In some ways, the Chernobyl exclusion zone in Ukraine is a paradise for wildlife: very little development, barely any humans, and few interruptions to a life of grazing and scurrying. But the area’s high radiation level continues to show up in unexpected places—for instance, in the eyes of voles.
In a study published in Scientific Reports last month, researchers from the University of Jyvaskyla in Finland reported that female bank voles living in areas with higher background radiation had more cataracts than voles exposed to lower radiation levels, even when controlling for other factors, such as age. Cataracts cloud the lenses of the eye, making it progressively more difficult to see. Voles with cataracts also had fewer offspring, the scientists found.
Last year, researchers reported that native wildlife had returned to Chernobyl in appreciable numbers. But, like humans who live or dine in the exclusion zone, these animals face health risks that we are only beginning to understand.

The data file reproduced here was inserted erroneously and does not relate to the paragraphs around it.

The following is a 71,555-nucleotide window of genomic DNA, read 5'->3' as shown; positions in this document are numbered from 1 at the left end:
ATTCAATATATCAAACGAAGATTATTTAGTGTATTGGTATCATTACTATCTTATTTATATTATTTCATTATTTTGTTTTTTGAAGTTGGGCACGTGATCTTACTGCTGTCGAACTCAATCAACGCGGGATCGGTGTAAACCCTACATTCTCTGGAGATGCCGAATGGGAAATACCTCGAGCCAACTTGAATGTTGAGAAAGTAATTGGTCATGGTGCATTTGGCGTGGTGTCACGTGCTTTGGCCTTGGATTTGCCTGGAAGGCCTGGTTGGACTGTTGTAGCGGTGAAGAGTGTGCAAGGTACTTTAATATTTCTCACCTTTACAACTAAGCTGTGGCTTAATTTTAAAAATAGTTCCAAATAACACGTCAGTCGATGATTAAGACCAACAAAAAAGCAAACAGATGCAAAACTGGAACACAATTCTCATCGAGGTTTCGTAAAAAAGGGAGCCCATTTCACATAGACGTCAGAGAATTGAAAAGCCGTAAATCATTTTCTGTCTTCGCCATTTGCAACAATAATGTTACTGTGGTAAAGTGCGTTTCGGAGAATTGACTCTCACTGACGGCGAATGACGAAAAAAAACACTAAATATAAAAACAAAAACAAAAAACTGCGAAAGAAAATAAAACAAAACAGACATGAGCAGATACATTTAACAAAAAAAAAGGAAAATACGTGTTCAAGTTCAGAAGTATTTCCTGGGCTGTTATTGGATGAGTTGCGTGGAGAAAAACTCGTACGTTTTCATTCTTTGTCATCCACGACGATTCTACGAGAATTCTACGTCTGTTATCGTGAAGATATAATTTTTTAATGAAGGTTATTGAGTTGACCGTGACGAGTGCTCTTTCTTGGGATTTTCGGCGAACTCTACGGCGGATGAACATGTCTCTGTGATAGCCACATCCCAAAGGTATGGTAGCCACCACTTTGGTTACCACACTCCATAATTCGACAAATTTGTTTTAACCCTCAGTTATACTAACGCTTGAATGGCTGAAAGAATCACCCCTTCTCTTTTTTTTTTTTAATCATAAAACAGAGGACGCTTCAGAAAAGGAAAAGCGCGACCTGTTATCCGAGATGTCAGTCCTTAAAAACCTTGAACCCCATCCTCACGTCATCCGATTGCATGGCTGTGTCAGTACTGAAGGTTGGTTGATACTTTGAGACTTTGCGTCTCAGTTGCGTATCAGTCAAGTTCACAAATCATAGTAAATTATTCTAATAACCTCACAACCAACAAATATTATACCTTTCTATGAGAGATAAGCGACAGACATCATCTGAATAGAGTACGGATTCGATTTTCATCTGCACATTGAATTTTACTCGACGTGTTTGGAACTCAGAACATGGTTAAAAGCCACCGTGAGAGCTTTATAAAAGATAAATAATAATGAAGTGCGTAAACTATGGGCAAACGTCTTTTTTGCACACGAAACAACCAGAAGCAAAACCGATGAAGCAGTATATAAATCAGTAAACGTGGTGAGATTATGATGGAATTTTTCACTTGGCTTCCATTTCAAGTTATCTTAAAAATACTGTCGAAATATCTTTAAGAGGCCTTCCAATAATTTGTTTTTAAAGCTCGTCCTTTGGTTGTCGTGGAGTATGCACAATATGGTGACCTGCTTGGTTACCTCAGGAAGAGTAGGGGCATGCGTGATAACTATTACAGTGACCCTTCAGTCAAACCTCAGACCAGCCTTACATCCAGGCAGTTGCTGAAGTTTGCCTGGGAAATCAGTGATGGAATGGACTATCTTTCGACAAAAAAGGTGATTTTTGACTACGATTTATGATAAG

This study, which adds to that understanding, “suggests that nuclear accidents, not surprisingly, do affect ecological processes for a long time,” lead researcher Dr. Philipp Lehmann told The Independent. Just what forms these effects take, and how long they last, remains to be seen.
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